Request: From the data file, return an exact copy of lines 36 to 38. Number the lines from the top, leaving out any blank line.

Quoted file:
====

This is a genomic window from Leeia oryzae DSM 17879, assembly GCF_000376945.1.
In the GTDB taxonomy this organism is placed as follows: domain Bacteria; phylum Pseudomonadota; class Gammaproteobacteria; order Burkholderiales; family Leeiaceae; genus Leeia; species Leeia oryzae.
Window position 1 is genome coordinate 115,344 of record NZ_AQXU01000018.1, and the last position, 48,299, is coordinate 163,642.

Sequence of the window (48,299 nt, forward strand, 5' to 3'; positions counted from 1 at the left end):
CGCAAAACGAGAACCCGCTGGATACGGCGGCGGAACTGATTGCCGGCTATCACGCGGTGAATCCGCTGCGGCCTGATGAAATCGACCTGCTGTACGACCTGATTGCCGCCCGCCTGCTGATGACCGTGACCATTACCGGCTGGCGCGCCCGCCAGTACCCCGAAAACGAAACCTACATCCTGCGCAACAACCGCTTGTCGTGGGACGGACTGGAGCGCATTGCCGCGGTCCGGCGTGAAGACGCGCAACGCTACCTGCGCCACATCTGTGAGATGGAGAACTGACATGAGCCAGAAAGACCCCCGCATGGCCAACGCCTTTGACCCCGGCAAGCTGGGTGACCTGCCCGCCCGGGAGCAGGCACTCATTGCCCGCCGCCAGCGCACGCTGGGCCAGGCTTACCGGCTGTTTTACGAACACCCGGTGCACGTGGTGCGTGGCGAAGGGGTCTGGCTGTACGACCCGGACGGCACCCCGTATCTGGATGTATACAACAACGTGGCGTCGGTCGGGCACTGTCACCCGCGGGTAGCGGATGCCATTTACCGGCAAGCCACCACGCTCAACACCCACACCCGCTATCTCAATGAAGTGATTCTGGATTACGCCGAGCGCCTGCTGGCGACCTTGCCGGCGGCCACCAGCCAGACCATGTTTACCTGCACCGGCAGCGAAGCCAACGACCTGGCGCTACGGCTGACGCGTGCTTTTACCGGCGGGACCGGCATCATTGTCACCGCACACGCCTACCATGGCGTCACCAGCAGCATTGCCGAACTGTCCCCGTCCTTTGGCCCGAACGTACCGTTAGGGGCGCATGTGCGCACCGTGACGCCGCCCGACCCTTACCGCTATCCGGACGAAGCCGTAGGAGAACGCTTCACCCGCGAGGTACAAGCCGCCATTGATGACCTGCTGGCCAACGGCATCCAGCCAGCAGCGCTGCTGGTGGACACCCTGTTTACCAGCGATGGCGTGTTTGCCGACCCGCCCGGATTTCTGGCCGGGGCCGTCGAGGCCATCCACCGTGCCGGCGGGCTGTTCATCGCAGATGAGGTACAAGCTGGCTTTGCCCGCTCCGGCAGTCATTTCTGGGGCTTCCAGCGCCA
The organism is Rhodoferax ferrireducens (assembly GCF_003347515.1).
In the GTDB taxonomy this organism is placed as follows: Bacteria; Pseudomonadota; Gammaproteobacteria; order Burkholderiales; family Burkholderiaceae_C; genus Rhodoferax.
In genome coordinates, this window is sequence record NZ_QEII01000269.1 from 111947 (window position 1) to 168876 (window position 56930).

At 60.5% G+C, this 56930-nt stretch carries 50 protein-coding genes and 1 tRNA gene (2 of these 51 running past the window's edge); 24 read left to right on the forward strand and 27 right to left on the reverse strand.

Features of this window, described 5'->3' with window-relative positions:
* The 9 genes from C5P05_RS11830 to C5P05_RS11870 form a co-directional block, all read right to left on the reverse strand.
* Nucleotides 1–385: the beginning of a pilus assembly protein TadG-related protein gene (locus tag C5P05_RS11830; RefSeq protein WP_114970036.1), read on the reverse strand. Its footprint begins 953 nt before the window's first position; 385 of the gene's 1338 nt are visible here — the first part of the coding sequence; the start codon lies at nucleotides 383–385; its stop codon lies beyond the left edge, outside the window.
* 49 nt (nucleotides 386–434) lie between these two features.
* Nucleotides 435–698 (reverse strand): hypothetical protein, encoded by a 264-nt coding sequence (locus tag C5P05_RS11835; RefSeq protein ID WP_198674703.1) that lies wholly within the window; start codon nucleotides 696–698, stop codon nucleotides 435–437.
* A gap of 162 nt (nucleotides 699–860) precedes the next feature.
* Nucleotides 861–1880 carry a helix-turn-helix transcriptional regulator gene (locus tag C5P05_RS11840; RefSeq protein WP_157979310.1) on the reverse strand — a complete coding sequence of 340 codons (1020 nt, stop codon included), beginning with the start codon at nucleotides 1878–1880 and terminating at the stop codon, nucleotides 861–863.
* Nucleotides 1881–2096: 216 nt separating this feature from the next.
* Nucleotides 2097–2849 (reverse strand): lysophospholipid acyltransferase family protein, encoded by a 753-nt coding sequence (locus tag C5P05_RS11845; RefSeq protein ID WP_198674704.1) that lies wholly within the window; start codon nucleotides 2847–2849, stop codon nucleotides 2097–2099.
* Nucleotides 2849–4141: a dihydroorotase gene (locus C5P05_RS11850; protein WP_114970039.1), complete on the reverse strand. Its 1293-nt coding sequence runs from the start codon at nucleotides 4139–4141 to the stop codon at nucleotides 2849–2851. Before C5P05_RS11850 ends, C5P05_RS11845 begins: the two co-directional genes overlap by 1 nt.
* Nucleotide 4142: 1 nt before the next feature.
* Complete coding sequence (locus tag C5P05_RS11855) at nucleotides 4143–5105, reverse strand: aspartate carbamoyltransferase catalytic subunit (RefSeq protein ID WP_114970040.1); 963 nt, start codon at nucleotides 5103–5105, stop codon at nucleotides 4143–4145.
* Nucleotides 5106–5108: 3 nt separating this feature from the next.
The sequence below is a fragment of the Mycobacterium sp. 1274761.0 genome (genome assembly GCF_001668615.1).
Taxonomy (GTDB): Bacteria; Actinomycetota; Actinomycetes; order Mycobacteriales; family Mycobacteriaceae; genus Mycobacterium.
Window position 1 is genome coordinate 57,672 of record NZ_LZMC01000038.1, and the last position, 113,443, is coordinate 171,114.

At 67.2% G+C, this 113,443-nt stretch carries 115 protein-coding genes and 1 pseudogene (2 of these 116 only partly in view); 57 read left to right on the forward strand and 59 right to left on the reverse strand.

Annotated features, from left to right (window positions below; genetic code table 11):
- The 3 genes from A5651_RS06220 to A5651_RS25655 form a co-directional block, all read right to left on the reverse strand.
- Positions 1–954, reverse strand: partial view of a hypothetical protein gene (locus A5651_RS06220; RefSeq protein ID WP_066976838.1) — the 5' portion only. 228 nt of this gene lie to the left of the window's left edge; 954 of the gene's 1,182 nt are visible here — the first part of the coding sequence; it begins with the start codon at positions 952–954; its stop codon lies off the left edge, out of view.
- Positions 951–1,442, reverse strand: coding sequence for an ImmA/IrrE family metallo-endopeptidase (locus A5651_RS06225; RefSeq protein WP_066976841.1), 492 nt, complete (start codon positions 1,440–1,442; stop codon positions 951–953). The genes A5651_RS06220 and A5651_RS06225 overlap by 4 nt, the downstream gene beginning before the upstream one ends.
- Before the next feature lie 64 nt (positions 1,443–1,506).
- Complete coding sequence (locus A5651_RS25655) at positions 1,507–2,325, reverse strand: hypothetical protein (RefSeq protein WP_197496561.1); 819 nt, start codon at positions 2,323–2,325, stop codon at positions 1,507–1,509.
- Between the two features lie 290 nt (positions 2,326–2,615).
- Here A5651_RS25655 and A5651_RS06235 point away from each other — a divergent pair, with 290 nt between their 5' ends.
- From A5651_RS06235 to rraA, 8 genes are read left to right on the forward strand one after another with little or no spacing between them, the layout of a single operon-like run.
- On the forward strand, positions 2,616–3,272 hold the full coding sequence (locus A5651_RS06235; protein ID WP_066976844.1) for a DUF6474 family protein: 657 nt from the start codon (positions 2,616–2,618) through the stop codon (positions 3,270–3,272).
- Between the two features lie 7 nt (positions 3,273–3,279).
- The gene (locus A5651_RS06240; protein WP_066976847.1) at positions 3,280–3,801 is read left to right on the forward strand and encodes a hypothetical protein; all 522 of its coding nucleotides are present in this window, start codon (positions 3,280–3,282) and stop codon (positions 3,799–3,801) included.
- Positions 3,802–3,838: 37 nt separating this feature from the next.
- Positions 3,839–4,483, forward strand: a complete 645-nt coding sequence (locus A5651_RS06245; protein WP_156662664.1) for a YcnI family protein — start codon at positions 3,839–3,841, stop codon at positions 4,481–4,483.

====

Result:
- On the forward strand, positions 2,616–3,272 hold the full coding sequence (locus A5651_RS06235; protein ID WP_066976844.1) for a DUF6474 family protein: 657 nt from the start codon (positions 2,616–2,618) through the stop codon (positions 3,270–3,272).
- Between the two features lie 7 nt (positions 3,273–3,279).
- The gene (locus A5651_RS06240; protein WP_066976847.1) at positions 3,280–3,801 is read left to right on the forward strand and encodes a hypothetical protein; all 522 of its coding nucleotides are present in this window, start codon (positions 3,280–3,282) and stop codon (positions 3,799–3,801) included.